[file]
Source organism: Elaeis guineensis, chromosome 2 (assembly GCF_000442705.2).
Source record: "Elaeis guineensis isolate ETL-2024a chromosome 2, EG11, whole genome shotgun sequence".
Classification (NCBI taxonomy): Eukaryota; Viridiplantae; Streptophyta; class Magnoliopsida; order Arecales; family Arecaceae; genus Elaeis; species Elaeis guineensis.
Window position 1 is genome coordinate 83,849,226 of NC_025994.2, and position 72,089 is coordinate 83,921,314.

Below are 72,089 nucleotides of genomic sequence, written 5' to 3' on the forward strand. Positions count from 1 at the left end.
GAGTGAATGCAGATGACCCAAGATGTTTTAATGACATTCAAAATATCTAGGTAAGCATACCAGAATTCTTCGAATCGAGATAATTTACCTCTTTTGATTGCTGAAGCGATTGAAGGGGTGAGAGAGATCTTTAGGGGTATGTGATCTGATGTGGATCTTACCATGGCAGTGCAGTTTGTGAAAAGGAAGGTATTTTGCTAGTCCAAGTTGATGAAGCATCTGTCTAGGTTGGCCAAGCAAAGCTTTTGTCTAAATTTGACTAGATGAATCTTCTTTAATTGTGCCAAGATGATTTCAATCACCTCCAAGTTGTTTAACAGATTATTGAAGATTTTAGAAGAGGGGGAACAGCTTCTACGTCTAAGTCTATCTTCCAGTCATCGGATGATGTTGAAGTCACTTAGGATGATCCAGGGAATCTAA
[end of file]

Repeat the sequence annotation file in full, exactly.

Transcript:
Source organism: Elaeis guineensis, chromosome 2 (assembly GCF_000442705.2).
Source record: "Elaeis guineensis isolate ETL-2024a chromosome 2, EG11, whole genome shotgun sequence".
Classification (NCBI taxonomy): Eukaryota; Viridiplantae; Streptophyta; class Magnoliopsida; order Arecales; family Arecaceae; genus Elaeis; species Elaeis guineensis.
Window position 1 is genome coordinate 83,849,226 of NC_025994.2, and position 72,089 is coordinate 83,921,314.

Below are 72,089 nucleotides of genomic sequence, written 5' to 3' on the forward strand. Positions count from 1 at the left end.
GAGTGAATGCAGATGACCCAAGATGTTTTAATGACATTCAAAATATCTAGGTAAGCATACCAGAATTCTTCGAATCGAGATAATTTACCTCTTTTGATTGCTGAAGCGATTGAAGGGGTGAGAGAGATCTTTAGGGGTATGTGATCTGATGTGGATCTTACCATGGCAGTGCAGTTTGTGAAAAGGAAGGTATTTTGCTAGTCCAAGTTGATGAAGCATCTGTCTAGGTTGGCCAAGCAAAGCTTTTGTCTAAATTTGACTAGATGAATCTTCTTTAATTGTGCCAAGATGATTTCAATCACCTCCAAGTTGTTTAACAGATTATTGAAGATTTTAGAAGAGGGGGAACAGCTTCTACGTCTAAGTCTATCTTCCAGTCATCGGATGATGTTGAAGTCACTTAGGATGATCCAGGGAATCTAA